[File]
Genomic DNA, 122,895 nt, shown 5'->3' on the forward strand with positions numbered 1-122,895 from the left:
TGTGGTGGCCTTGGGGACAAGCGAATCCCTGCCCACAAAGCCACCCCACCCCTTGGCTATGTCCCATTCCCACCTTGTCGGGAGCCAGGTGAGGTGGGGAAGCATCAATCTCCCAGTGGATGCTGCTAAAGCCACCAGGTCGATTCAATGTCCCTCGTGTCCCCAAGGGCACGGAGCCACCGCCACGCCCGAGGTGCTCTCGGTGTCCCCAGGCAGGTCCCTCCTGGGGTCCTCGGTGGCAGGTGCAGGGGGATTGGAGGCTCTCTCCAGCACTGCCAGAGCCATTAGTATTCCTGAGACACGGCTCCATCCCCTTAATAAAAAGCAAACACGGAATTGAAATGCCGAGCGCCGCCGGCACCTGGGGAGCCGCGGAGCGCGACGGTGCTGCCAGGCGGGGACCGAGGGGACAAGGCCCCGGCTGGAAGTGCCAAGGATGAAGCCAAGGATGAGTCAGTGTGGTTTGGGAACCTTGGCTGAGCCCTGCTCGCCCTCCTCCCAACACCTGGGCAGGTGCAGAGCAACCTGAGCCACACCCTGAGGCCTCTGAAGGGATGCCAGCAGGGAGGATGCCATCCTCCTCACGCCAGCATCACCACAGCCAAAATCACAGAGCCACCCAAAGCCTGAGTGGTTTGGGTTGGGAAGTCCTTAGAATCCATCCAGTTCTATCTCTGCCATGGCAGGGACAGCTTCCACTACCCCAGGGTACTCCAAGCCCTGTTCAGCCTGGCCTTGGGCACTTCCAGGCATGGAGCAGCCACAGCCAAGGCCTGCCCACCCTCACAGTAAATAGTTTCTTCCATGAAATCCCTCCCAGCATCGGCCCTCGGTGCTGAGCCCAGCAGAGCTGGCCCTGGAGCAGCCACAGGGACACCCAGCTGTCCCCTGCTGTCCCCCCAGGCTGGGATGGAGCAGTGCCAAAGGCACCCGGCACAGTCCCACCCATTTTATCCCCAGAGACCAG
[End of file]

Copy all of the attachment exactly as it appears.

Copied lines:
Genomic DNA, 122,895 nt, shown 5'->3' on the forward strand with positions numbered 1-122,895 from the left:
TGTGGTGGCCTTGGGGACAAGCGAATCCCTGCCCACAAAGCCACCCCACCCCTTGGCTATGTCCCATTCCCACCTTGTCGGGAGCCAGGTGAGGTGGGGAAGCATCAATCTCCCAGTGGATGCTGCTAAAGCCACCAGGTCGATTCAATGTCCCTCGTGTCCCCAAGGGCACGGAGCCACCGCCACGCCCGAGGTGCTCTCGGTGTCCCCAGGCAGGTCCCTCCTGGGGTCCTCGGTGGCAGGTGCAGGGGGATTGGAGGCTCTCTCCAGCACTGCCAGAGCCATTAGTATTCCTGAGACACGGCTCCATCCCCTTAATAAAAAGCAAACACGGAATTGAAATGCCGAGCGCCGCCGGCACCTGGGGAGCCGCGGAGCGCGACGGTGCTGCCAGGCGGGGACCGAGGGGACAAGGCCCCGGCTGGAAGTGCCAAGGATGAAGCCAAGGATGAGTCAGTGTGGTTTGGGAACCTTGGCTGAGCCCTGCTCGCCCTCCTCCCAACACCTGGGCAGGTGCAGAGCAACCTGAGCCACACCCTGAGGCCTCTGAAGGGATGCCAGCAGGGAGGATGCCATCCTCCTCACGCCAGCATCACCACAGCCAAAATCACAGAGCCACCCAAAGCCTGAGTGGTTTGGGTTGGGAAGTCCTTAGAATCCATCCAGTTCTATCTCTGCCATGGCAGGGACAGCTTCCACTACCCCAGGGTACTCCAAGCCCTGTTCAGCCTGGCCTTGGGCACTTCCAGGCATGGAGCAGCCACAGCCAAGGCCTGCCCACCCTCACAGTAAATAGTTTCTTCCATGAAATCCCTCCCAGCATCGGCCCTCGGTGCTGAGCCCAGCAGAGCTGGCCCTGGAGCAGCCACAGGGACACCCAGCTGTCCCCTGCTGTCCCCCCAGGCTGGGATGGAGCAGTGCCAAAGGCACCCGGCACAGTCCCACCCATTTTATCCCCAGAGACCAG